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Concrete Posts Endure In Alaska
Bernie Willis’s concrete electric fence posts save him money and have held up well through Alaska’s tough winters. So far, the only thing that has ever damaged them was a hungry moose that was caught in the high tensile wire and fought so hard to get free that it broke one off.
  Willis got the concrete post idea from his father-in-law, a Washington contractor who made posts instead of wasting leftover cement. Willis also once saw concrete posts on a trip to New Zealand.
  About 10 years ago, when he needed to fence paddocks for his horses, treated corner posts cost about $15 each in Alaska. He purchased Portland cement and made his own posts for about $5 each.
  Willis makes forms out of boards and plywood for 7-ft. long posts, so about 42 in. of the post is out of the ground. He embeds scraps of 3/4-in. square by 4-in. log plastic (UHMW) for insulators. A hole is drilled through both ends of the plastic – to secure it to rebar inside the cement post. Wire runs through the hole outside the post.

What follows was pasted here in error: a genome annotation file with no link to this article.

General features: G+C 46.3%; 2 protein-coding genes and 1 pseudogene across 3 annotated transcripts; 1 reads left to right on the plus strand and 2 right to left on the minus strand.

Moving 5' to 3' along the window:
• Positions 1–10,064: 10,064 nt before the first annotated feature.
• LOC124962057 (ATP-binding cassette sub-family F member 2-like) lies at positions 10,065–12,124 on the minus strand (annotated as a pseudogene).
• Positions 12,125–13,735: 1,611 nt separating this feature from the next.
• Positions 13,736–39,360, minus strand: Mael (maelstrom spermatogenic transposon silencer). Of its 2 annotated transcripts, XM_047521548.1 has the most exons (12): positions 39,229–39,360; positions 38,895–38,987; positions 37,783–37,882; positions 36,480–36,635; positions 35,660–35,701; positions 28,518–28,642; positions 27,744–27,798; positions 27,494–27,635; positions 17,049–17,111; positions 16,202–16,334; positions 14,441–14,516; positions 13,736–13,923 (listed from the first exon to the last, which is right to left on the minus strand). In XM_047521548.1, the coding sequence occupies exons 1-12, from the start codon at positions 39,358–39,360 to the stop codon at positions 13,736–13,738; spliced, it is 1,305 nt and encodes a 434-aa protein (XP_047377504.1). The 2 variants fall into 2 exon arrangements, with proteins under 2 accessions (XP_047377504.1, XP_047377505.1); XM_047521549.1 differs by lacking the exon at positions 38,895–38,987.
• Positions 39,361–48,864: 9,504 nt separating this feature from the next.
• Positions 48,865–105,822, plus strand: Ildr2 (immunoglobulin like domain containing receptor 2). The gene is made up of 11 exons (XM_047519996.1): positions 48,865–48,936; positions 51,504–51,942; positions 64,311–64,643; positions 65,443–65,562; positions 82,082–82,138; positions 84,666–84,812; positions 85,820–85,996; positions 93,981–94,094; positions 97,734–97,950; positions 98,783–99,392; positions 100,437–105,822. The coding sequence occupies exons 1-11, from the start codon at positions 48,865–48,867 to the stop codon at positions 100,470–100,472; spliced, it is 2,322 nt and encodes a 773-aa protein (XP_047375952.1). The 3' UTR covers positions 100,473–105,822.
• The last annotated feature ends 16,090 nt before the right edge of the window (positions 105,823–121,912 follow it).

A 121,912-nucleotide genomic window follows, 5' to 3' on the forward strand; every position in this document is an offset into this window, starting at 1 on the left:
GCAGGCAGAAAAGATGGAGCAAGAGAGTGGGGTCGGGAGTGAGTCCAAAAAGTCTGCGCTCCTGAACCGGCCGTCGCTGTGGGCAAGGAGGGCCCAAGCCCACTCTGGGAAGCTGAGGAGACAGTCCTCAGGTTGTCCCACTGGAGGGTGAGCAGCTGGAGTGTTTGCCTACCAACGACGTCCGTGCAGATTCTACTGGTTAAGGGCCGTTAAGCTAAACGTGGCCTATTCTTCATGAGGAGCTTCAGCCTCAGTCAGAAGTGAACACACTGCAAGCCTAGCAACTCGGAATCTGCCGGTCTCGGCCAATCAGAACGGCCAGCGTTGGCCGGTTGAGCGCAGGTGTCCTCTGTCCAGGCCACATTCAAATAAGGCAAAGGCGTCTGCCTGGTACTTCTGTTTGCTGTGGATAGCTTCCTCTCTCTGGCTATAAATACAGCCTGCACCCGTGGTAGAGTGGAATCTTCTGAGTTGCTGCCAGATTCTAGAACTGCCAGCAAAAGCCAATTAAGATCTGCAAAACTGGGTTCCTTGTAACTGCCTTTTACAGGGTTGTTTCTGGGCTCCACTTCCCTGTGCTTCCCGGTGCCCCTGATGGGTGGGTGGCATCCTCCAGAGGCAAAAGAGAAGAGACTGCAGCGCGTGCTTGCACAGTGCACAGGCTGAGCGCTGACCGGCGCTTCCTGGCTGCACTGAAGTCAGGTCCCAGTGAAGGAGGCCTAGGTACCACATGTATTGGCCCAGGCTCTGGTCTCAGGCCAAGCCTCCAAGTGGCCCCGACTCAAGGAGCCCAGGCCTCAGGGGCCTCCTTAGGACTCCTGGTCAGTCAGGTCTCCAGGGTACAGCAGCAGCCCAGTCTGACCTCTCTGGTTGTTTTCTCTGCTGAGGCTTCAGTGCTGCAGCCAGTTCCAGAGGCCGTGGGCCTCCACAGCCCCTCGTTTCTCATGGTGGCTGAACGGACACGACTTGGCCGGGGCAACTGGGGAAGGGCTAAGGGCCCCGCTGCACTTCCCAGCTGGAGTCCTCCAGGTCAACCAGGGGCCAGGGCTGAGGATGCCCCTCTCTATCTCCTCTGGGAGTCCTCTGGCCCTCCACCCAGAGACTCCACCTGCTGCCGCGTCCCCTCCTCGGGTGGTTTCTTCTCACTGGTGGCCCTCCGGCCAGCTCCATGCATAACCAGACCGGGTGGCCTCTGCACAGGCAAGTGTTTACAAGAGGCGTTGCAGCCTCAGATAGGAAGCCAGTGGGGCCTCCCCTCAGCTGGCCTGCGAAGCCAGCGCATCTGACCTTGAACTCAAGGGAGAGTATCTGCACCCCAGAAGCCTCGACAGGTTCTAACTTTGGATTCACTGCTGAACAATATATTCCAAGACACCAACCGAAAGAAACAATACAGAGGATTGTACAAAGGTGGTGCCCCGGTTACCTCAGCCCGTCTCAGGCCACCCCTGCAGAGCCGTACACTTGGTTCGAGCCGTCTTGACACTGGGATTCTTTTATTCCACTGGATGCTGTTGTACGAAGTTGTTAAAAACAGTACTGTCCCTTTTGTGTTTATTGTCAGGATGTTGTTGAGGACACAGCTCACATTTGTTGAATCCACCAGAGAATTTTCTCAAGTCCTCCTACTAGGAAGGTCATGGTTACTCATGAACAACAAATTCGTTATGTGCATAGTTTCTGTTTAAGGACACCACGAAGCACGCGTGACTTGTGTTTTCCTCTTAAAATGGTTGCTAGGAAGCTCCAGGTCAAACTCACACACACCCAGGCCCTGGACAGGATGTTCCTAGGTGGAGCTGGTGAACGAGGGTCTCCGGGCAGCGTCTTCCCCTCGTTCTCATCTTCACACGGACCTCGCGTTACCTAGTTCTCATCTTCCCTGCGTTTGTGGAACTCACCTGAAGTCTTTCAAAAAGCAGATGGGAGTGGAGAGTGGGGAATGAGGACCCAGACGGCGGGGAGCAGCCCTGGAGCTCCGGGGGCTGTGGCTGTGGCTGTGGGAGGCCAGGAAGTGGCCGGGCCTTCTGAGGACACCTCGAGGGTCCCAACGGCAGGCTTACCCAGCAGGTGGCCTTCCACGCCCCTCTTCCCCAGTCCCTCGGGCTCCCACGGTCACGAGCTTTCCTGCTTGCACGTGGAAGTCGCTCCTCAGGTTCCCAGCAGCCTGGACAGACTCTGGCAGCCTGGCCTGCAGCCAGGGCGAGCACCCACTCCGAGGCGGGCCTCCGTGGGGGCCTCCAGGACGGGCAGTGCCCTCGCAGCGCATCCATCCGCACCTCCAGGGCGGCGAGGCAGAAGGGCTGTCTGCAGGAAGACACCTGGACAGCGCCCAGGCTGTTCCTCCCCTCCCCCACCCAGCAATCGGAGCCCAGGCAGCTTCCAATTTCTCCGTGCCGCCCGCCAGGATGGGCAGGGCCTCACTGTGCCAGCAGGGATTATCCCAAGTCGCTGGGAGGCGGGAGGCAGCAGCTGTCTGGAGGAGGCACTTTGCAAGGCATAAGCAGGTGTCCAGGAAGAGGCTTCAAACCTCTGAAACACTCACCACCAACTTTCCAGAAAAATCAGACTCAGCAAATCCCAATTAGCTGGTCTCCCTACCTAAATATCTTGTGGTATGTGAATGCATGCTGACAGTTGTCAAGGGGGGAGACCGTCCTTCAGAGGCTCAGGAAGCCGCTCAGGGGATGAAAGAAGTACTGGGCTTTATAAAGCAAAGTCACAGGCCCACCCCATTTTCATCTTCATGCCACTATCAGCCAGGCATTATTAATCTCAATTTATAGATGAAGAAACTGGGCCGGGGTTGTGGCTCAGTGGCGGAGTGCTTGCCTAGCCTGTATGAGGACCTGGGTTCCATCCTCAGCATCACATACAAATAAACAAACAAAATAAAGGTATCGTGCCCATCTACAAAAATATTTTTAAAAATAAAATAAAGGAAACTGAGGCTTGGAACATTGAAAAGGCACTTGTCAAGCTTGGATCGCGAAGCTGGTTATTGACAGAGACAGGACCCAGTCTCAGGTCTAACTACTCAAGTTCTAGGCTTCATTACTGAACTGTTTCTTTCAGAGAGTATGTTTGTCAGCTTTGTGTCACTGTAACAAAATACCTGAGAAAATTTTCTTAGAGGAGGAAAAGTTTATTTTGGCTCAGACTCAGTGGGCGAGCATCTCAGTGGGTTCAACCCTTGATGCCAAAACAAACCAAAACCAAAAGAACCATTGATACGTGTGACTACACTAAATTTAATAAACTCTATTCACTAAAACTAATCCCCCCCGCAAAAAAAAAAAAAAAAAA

Instead of braces above ground, Willis secures the post with treated boards next to the posts and flat just under the ground for side resistance.
  “The cross piece acts as a fulcrum to keep the post from tipping over,” he explains.
  He forms each post with a taper, from 6 in. to 4 in. for corner posts and 12 in. to 6 in. for gate posts. To set a cement post, he digs a hole with his backhoe, then chains it to the bucket and drops it in, backfilling the hole by hand.
  Willis has made about a dozen posts for his paddocks with plastic electrical conduit as spacers between the high tensile wires.
  “With these strong cement posts, I only need a post in the ground about every 100 ft. when the ground is flat,” he notes.
  Contact: FARM SHOW Followup, Bernie Willis, 7362 W. Parks Hwy. 246, Wasilla, Alaska 99623 (ph 907 357-4233).


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2012 - Volume #36, Issue #4